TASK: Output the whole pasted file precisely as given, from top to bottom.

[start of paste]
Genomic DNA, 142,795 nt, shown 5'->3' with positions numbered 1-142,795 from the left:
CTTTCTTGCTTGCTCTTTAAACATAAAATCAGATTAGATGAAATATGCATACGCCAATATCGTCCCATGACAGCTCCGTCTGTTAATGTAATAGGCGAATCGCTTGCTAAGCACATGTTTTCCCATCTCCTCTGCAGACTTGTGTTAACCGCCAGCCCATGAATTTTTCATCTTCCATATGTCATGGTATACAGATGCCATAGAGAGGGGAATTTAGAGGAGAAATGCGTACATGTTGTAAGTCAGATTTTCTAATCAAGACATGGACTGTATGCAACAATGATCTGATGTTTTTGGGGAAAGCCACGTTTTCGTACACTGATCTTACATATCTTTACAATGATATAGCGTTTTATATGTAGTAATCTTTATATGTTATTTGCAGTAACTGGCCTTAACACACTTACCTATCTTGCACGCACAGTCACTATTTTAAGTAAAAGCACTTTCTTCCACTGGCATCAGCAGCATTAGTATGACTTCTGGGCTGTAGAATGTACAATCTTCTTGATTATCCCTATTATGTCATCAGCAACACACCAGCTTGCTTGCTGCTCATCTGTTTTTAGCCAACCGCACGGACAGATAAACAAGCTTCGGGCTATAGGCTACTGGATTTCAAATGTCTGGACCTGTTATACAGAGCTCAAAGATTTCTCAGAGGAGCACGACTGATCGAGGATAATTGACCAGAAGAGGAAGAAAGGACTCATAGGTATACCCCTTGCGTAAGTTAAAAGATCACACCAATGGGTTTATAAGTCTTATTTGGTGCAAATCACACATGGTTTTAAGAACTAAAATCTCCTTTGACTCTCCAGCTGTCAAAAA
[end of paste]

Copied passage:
Genomic DNA, 142,795 nt, shown 5'->3' with positions numbered 1-142,795 from the left:
CTTTCTTGCTTGCTCTTTAAACATAAAATCAGATTAGATGAAATATGCATACGCCAATATCGTCCCATGACAGCTCCGTCTGTTAATGTAATAGGCGAATCGCTTGCTAAGCACATGTTTTCCCATCTCCTCTGCAGACTTGTGTTAACCGCCAGCCCATGAATTTTTCATCTTCCATATGTCATGGTATACAGATGCCATAGAGAGGGGAATTTAGAGGAGAAATGCGTACATGTTGTAAGTCAGATTTTCTAATCAAGACATGGACTGTATGCAACAATGATCTGATGTTTTTGGGGAAAGCCACGTTTTCGTACACTGATCTTACATATCTTTACAATGATATAGCGTTTTATATGTAGTAATCTTTATATGTTATTTGCAGTAACTGGCCTTAACACACTTACCTATCTTGCACGCACAGTCACTATTTTAAGTAAAAGCACTTTCTTCCACTGGCATCAGCAGCATTAGTATGACTTCTGGGCTGTAGAATGTACAATCTTCTTGATTATCCCTATTATGTCATCAGCAACACACCAGCTTGCTTGCTGCTCATCTGTTTTTAGCCAACCGCACGGACAGATAAACAAGCTTCGGGCTATAGGCTACTGGATTTCAAATGTCTGGACCTGTTATACAGAGCTCAAAGATTTCTCAGAGGAGCACGACTGATCGAGGATAATTGACCAGAAGAGGAAGAAAGGACTCATAGGTATACCCCTTGCGTAAGTTAAAAGATCACACCAATGGGTTTATAAGTCTTATTTGGTGCAAATCACACATGGTTTTAAGAACTAAAATCTCCTTTGACTCTCCAGCTGTCAAAAA